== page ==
If tongue-speaking is a gift of the Spirit with genuine manifestations in our day, as well as much spurious excitement, what exactly is its nature? Nineteen hundred years before modern psychology Paul made an important distinction between conscious mental activity and the deeper level of the spirit. He stated that it is possible to use one's vocal cords to pray, sing, or speak, under the direct control of the subconscious as well as mediated through the thinking mind. "If I pray in a tongue, my spirit prays but my mind is unfruitful (inactive). What am I to do? I will pray with the spirit and I will pray with the mind also; I will sin-, with the spirit and I will sing with the mind also.... In Church I would rather speak five words with my mind, in order to instruct others, than ten thousand words in a tongue" (I Cor. 14:14f., 19). The experience of singing without using one's conscious mind is common. Most Christians have experienced times of prayer when they know they have communicated with God from the deepest level of their being, but used no articulate words. Speaking in tongues can be viewed as a similar activity, in which the subconscious communicates to others directly through the vocal cords without using the mind to construct sounds, words, and grammatical sentences.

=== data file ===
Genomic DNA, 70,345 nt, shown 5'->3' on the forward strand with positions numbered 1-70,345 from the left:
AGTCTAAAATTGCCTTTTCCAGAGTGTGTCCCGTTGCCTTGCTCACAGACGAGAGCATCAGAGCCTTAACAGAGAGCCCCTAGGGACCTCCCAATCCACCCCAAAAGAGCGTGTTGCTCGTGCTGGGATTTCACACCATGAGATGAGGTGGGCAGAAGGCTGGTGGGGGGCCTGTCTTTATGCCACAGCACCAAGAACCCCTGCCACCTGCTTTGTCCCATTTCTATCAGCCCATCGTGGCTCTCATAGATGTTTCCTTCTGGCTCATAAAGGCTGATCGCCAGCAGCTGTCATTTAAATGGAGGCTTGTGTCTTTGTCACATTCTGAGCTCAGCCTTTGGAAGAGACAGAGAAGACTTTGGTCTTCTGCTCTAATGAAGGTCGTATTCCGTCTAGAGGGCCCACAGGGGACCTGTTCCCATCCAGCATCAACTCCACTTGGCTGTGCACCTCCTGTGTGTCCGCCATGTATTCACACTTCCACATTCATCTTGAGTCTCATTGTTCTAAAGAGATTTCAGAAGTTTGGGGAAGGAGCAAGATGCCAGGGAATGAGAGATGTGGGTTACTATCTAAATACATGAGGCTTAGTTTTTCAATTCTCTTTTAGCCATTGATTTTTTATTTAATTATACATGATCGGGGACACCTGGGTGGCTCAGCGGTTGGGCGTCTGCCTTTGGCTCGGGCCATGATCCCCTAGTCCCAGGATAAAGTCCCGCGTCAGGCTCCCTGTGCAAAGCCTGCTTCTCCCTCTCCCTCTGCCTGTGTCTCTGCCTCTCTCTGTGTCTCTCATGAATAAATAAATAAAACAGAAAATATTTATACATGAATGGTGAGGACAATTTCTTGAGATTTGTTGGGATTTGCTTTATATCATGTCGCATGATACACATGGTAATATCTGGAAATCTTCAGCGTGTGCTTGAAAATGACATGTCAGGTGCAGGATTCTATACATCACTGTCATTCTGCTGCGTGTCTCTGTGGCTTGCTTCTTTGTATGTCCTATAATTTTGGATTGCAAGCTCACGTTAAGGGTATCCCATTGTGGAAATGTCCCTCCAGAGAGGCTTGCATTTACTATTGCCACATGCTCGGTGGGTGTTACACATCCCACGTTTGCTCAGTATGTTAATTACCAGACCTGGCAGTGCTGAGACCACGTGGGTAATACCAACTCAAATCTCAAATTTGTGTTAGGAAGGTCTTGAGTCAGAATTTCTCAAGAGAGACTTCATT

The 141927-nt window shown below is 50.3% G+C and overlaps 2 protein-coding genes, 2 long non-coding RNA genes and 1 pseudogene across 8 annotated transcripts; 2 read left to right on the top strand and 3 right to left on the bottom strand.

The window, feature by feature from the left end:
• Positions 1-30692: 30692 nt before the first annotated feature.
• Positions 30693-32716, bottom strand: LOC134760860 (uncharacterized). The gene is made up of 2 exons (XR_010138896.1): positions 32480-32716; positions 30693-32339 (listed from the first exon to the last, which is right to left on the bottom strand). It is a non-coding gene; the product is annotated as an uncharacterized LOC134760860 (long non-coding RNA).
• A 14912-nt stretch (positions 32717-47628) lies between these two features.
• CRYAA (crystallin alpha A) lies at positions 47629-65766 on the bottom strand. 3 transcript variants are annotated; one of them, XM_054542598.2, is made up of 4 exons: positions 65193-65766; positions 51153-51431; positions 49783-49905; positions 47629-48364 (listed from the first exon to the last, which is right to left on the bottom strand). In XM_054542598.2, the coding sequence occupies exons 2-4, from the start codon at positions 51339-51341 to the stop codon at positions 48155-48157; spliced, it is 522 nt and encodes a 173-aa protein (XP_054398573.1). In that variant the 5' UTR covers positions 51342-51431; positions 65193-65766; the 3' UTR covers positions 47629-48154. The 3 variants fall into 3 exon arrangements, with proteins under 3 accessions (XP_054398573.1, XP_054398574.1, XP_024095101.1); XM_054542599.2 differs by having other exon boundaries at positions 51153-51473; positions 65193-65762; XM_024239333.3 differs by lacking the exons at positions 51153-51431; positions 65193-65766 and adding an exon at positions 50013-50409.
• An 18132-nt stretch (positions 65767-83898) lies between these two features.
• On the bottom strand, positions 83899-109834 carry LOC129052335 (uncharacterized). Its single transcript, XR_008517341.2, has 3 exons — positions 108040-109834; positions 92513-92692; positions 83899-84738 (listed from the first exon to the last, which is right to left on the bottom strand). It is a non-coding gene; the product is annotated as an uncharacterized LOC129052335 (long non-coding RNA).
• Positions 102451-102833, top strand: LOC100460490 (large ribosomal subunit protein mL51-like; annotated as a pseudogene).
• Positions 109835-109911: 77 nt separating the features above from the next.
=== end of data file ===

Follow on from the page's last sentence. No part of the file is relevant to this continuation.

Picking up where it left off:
This explains why the experience of speaking in tongues is so often connected with an outpouring of spiritual life. Men and women are so impressed with this new experience that they are unable to express it in words. In a sympathetic environment they may feel free to use their vocal cords to communicate what they now know with the assurance that others can understand. Their tongue communicates but not according to usual phonetic rules. We can also see why those who have been used to a well-ordered, carefully thought-out devotional life find it so hard to disengage their conscious minds to seek the experience of "tongues." Some who have sought to speak in tongues have through this discovered that their spiritual experience was cold and calculated; and in letting go of themselves they have really found God. Others with a genuine experience of God have looked for the something extra that "tongues" might give them, and not finding it have been unnecessarily frustrated. The essential experience, which may or may not be accompanied by "tongues," is to find oneself loving God with all one's heart; and this should lead to loving him with all one's mind as well. If seeking for "tongues" brings one to seeking to know God in this way, then the seeking has ended in the right direction. If on the other hand one who already loves God with all his heart and all his mind is then persuaded that he needs to look for an experience we should not be surprised if unhealthy results are produced, whether or not he speaks in "tongues."